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December 2010 Archives

Two bills pass Congress to aid seniors and disabled with affordable housing

Try a stretch IRA--We do this for our clients. Maximize benefits, minimize taxes


Your health insurance claim is denied, and you disagree. So you appeal. But the appeal seems more like a kangaroo court, since the insurance company itself decides your appeal. If that doesn’t seem fair to you, you are not alone. It didn’t seem fair to congress either, and they have now changed the rules. Insurance companies make a variety of decisions that affect consumers. For example, your claim for medical care, or a hospital visit, may be denied. Or your health insurance coverage might be cancelled. Typically, the insurance company provides a procedure to appeal its decisions. And in most cases, the appeal is to the insurance company itself.The new health care reform law provides for new regulations that expand consumer appeal rights. Maybe most important is the right to have your appeal heard by an independent and external review board. While we are still waiting to learn all the details of how this will work, your appeal now can be heard and decided by people who are not employed by the insurance company itself.If you work for a company that offers its own health plan and does not contract with an insurance provider, the new right to an independent external appeal process applies to this situation too. Everyone who gets a new insurance plan is covered. The old rules still apply until your plan changes.It makes a big difference to have an external review process. No matter how much the insurance company tries to be fair, it has a financial incentive to deny consumer appeals. According to the Kaiser Family Foundation, when external review boards have been used previously, 45% of appealed denials have been reversed.
Insurance company denials of health care claims can be costly, and downright aggravating. And it has been especially frustrating to have an appeal process that doesn’t seem fair. Now, under the new health care law, appeals should give you a good chance for a fair hearing. Copyright © Budish, Solomon, Steiner & Peck, Ltd. This article may be reproduced with proper attribution to the law firm of Budish, Solomon, Steiner & Peck, Ltd.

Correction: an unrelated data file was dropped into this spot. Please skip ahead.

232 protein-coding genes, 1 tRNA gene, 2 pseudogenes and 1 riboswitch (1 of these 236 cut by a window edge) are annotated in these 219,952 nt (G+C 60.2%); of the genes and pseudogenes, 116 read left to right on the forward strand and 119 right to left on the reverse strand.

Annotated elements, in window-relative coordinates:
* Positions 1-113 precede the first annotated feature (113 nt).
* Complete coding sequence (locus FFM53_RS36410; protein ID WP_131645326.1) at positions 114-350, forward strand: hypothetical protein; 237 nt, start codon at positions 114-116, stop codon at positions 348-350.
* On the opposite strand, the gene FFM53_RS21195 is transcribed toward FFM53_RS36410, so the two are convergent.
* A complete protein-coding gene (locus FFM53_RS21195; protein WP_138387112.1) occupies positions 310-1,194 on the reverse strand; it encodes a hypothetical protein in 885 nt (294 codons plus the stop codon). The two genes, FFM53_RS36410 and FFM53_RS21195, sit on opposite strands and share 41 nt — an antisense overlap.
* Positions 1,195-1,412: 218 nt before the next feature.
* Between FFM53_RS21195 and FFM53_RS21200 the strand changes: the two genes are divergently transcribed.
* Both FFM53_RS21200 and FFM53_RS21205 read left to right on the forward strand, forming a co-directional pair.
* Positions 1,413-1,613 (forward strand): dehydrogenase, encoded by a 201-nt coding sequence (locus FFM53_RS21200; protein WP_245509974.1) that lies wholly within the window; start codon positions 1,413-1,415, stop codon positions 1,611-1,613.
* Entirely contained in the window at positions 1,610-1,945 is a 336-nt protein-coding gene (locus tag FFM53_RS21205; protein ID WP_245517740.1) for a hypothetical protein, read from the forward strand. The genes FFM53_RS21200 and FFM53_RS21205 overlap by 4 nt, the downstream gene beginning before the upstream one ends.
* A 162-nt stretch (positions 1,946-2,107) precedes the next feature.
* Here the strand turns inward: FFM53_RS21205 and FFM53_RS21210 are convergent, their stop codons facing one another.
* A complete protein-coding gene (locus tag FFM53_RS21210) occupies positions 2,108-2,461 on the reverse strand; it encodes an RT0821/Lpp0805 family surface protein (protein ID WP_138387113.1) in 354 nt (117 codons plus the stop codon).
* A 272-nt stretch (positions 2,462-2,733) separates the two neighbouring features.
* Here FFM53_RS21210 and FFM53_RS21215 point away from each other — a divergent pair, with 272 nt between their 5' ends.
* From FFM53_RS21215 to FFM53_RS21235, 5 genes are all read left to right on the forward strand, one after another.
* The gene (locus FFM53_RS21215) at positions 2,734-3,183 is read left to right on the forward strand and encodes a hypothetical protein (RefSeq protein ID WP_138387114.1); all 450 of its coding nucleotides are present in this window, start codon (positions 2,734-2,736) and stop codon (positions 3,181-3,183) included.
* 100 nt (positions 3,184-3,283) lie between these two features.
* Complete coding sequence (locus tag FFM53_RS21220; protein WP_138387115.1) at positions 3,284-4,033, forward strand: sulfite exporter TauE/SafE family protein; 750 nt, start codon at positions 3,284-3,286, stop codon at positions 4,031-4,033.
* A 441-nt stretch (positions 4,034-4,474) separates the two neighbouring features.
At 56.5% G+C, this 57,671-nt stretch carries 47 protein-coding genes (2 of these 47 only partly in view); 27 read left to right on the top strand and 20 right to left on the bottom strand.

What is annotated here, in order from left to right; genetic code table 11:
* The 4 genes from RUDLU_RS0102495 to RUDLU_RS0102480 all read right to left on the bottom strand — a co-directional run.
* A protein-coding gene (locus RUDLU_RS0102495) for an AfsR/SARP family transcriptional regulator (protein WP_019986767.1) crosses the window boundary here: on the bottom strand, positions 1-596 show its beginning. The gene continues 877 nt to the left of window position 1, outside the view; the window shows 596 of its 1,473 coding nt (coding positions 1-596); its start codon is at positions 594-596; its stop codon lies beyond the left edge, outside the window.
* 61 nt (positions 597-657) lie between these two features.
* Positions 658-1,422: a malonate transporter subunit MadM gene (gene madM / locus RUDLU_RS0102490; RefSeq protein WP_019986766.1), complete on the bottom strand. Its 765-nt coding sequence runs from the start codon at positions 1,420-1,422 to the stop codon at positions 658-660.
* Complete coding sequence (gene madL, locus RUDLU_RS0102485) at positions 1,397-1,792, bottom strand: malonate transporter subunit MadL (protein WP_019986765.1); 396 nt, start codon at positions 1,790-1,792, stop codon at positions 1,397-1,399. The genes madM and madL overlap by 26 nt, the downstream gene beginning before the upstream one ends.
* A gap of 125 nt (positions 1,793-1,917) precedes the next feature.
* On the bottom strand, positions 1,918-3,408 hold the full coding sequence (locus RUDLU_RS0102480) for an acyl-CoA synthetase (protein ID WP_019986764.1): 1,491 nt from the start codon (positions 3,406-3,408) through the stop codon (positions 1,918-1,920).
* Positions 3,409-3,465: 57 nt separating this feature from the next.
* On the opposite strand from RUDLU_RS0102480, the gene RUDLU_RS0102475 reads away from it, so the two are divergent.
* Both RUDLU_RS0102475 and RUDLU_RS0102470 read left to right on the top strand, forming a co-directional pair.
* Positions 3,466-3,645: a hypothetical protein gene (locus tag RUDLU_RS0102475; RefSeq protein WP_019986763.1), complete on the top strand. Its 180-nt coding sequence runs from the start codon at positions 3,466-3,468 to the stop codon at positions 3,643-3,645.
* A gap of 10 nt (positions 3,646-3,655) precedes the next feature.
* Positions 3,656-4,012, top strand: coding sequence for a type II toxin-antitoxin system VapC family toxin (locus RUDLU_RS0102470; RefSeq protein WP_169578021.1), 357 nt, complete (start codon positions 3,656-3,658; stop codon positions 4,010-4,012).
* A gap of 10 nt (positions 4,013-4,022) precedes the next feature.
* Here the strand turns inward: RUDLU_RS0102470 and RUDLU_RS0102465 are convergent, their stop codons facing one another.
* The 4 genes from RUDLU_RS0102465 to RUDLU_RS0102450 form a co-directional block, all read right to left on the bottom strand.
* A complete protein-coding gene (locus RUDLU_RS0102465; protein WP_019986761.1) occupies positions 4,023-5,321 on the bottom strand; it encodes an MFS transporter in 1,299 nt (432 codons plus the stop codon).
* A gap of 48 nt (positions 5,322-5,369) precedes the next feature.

Four Practical Steps of Advance Planning for Alzheimer's Care

Q & A about year end tax planning 2010

As we approach the end of the year some people think about the Holidays, but you might want to think about tax savings. Q: What are some good tax planning tips for year end?A: One major tax planning tip that you should consider completing before the end of the year involves your IRAs and 401ks. If over the years you have accumulated an IRA or 401k, when you start taking the money out you pay income tax. However for certain people it may make sense to convert their IRA or 401k to a Roth IRA or a Roth 401k. Not all employees will be eligible to convert their 401k. The advantage of a Roth IRA or Roth 401k is as follows:• The money in the account grows income tax free. When the money comes out of the account there are no income taxes to pay no matter how much the account has grown. • There is no mandatory distribution rule. That means if you don’t need the money you do not have to take any distributions from the account even if you are 70- ½.Q: Are there any disadvantages to converting to a Roth?A: Yes generally the income will be taxed to you in the year you convert. For example if have a traditional IRA with $100,000 in it and convert it to a Roth, you must include the $100,000 in income and pay taxes on it. However there is a special rule in 2010 that expires at the end of the year that allows you to split the income between 2011 and 2012. For example if you convert a $100,000 IRA before the end of the year, you can include ½ of the IRA or $50,000 in your 2011 tax return and pay the tax by no later than April 15th of 2012 and include the rest in your 2012 return and pay the tax by April 15th 2013. Also the inclusion of this amount of income could impact the taxability of your social security for those years and impact the cost of your Medicare premium for a couple of yearsQ: Why would anyone want to pay taxes early?A: That is a good question. Normally you try to defer taxes. This step is not for everyone. You should consider converting to a Roth if:• You don’t need the money from their IRA to live off of. • You have extra cash to pay the taxes when the conversion takes place. • You or your heirs who inherit the Roth will be in an income tax bracket when you take money out equal to or greater than your current bracket.It could also make sense in other situations. You should sit down with your financial advisor and see if a Roth conversion makes sense for you. Copyright © Budish, Solomon, Steiner & Peck, Ltd. This article may be reproduced with proper attribution to the law firm of Budish, Solomon, Steiner & Peck, Ltd.

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